Posts Tagged ‘2022.Tax.Season’

Tax Season (For Individuals) to Begin on January 24th

Monday, January 10th, 2022

The IRS announced today that Tax Season will begin on Monday, January 24th.  That’s the first date that electronically filed returns (and extensions) for the 2021 tax year will be accepted for individuals.  (Businesses can already file their 2021 returns.)

Do note that almost every tax professional uses software, and that some forms may not be ready until after that date.  Additionally, some state forms and state returns will not be able to be processed until after January 24th.

You should not file your return until you have all your tax paperwork.  The deadline for brokerage firms to send their 1099s is February 15th (and it is routinely extended).  If you are a partner in a partnership, a shareholder in an S-Corporation, or a beneficiary of a trust, you must wait until you receive your K-1’s.  Remember, it’s better to extend than amend.

Finally, we do not expect the deadline for individual returns to be extended from April 18th.  That means you will need to file (or file an extension) by then.

As for how this year’s Tax Season will go, expect a repeat of last year.  The IRS still has not processed all 2020 returns (but they’re through April!).  Until IRS staff is fully back at their Service Centers, there’s no reason to expect anything to change.  This is not a scenario to make any IRS stakeholder–be it a tax professional, taxpayer, or Congressman–happy.  I can state for the record that I absolutely expect the same issues with delayed processing of refunds this year.  (I have a client whose 2019 return is still stuck in limbo!)

IRS Appears to Add Requirement for Individuals to Include Statement on PPP Loan Forgiveness for 2021 Personal Returns

Monday, December 6th, 2021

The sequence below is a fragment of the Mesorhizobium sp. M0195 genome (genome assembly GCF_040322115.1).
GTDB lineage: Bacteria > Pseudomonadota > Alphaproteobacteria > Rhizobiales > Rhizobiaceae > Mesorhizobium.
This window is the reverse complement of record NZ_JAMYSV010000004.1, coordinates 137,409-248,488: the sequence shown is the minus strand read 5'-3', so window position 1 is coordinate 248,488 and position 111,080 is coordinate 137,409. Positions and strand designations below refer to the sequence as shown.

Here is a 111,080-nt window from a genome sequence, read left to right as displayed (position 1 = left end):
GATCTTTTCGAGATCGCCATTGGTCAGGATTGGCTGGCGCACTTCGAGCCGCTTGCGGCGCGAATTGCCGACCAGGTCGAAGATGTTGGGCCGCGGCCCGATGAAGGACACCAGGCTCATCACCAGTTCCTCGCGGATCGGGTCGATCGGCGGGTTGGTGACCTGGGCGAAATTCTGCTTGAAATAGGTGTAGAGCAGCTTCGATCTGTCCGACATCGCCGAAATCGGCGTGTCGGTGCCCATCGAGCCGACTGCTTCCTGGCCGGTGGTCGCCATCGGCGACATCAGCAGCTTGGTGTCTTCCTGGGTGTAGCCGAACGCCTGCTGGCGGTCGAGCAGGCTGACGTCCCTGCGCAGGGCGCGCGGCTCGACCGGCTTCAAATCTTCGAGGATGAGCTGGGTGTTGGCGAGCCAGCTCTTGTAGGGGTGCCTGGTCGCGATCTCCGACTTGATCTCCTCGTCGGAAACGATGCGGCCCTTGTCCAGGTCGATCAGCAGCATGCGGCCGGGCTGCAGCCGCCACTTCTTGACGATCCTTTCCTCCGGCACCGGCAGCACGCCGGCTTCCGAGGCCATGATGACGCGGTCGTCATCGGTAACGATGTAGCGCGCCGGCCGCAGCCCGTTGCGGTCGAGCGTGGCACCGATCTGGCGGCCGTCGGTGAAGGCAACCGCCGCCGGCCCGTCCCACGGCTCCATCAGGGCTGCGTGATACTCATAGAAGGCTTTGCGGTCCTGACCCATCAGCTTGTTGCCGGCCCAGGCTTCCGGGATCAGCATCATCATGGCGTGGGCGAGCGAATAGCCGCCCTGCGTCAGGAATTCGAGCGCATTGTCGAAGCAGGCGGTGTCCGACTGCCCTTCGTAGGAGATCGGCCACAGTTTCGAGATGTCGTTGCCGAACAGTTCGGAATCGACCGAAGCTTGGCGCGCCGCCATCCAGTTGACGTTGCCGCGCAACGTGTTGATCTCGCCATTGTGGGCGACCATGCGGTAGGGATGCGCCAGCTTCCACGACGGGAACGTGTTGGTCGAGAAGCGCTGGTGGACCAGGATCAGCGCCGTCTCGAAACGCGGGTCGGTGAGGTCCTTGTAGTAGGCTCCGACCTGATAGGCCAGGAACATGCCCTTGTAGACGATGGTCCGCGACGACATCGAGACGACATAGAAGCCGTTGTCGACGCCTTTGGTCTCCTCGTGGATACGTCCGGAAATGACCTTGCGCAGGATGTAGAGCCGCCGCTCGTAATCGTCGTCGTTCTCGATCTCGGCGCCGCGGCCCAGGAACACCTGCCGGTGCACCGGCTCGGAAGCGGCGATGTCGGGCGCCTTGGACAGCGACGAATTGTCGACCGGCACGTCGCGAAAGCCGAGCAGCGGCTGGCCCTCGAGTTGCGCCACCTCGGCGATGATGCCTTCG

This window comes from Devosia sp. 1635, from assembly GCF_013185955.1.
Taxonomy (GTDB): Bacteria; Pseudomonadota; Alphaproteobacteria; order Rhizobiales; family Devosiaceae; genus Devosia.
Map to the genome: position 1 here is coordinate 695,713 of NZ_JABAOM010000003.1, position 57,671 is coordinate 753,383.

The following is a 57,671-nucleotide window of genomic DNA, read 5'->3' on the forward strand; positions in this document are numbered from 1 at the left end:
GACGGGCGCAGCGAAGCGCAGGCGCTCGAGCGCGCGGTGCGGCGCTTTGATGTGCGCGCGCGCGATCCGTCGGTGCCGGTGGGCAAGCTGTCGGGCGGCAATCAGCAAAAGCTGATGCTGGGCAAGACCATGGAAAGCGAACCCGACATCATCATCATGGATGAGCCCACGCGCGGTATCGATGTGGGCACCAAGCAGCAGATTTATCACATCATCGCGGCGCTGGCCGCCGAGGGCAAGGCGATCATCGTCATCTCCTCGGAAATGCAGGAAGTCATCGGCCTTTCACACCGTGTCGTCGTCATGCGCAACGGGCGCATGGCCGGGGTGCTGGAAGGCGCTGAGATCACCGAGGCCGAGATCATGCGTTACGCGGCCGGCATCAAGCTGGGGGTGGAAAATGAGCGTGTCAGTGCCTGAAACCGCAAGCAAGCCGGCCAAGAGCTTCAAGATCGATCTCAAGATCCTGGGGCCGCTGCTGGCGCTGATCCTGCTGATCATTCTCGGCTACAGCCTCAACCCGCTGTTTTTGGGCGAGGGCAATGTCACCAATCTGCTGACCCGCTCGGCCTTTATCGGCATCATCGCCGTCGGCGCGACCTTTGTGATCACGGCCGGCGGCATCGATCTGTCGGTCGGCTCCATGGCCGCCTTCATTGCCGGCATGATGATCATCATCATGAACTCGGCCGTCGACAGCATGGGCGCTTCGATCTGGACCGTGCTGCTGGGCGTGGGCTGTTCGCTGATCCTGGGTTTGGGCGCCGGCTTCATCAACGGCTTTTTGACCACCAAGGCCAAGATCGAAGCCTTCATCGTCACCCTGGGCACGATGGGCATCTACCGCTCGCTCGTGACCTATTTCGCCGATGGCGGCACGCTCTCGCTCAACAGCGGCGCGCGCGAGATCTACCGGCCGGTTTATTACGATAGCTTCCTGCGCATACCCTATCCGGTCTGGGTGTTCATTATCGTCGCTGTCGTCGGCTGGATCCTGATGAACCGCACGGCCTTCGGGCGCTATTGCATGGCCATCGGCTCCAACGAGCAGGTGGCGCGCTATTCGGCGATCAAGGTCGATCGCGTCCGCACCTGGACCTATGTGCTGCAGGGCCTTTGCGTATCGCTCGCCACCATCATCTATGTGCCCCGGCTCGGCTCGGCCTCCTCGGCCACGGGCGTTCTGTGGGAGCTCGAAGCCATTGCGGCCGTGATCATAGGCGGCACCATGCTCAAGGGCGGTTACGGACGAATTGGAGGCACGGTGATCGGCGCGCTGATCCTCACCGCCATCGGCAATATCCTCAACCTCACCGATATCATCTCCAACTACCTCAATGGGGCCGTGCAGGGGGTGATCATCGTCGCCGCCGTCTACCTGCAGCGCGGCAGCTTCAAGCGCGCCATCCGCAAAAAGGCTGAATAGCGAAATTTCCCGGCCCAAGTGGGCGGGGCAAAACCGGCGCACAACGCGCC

On Friday, the IRS released draft instructions for Form 1040.  Buried on page 23 of the instructions (page 24 of the PDF) is the following:

Forgiveness of Paycheck Protection Program (PPP) Loans

The forgiveness of a PPP Loan creates tax-exempt income, so although you don’t need to report the income from the forgiveness of your PPP Loan on Form 1040 or 1040-SR, you do need to report certain information related to your PPP Loan.

Rev. Proc. 2021-48, 2021-49 I.R.B. 835, permits taxpayers to treat tax-exempt income resulting from the forgiveness of a PPP Loan as received or accrued: (1) as, and to the extent that, eligible expenses are paid or incurred; (2) when you apply for forgiveness of the PPP Loan; or (3) when forgiveness of the PPP Loan is granted. If you have tax-exempt income resulting from the forgiveness of a PPP Loan, attach a statement to your return reporting each taxable year for which you are applying Rev. Proc. 2021-48, and which section of Rev. Proc. 2021-48 you are applying—either section 3.01(1), (2), or (3). Any statement should include the following information for each PPP Loan:

1. Your name, address, and ITIN or SSN;
2.
A statement that you are applying or applied section 3.01(1), (2), or (3) of Rev. Proc. 2021-48, and for what taxable year (2020 or 2021) as applicable;
3.
The amount of tax-exempt income from forgiveness of the PPP Loan that you are treating as received or accrued and for what taxable year (2020 or 2021); and
4.
Whether forgiveness of the PPP Loan has been granted as of the date you file your return.

Write “RP2021-48” at the top of your attached statement.

As I read the instructions, this applies for any PPP loan for a sole proprietorship (Schedule C business) where there is PPP loan forgiveness in either 2020 or 2021.  So this includes people who had the loan forgiven last year!

As the IRS states, “The forgiveness of a PPP Loan creates tax-exempt income, so…you don’t need to report the income from the forgiveness of your PPP Loan on Form 1040 or 1040-SR….”  While Rev. Proc. 2021-48 states, “The IRS will publish form instructions for the 2021 filing season that will detail how taxpayers can report consistently with sections 3.01 through 3.03 of this revenue procedure,” wouldn’t the easiest and simplest method be that taxpayers must retain records of their forgiveness of their PPP loans and supply them to the IRS upon request?  Instead, we get more “make work” for tax professionals (and taxpayers) for 2021 tax returns.  It adds time to return preparation without giving IMHO the IRS any real benefit.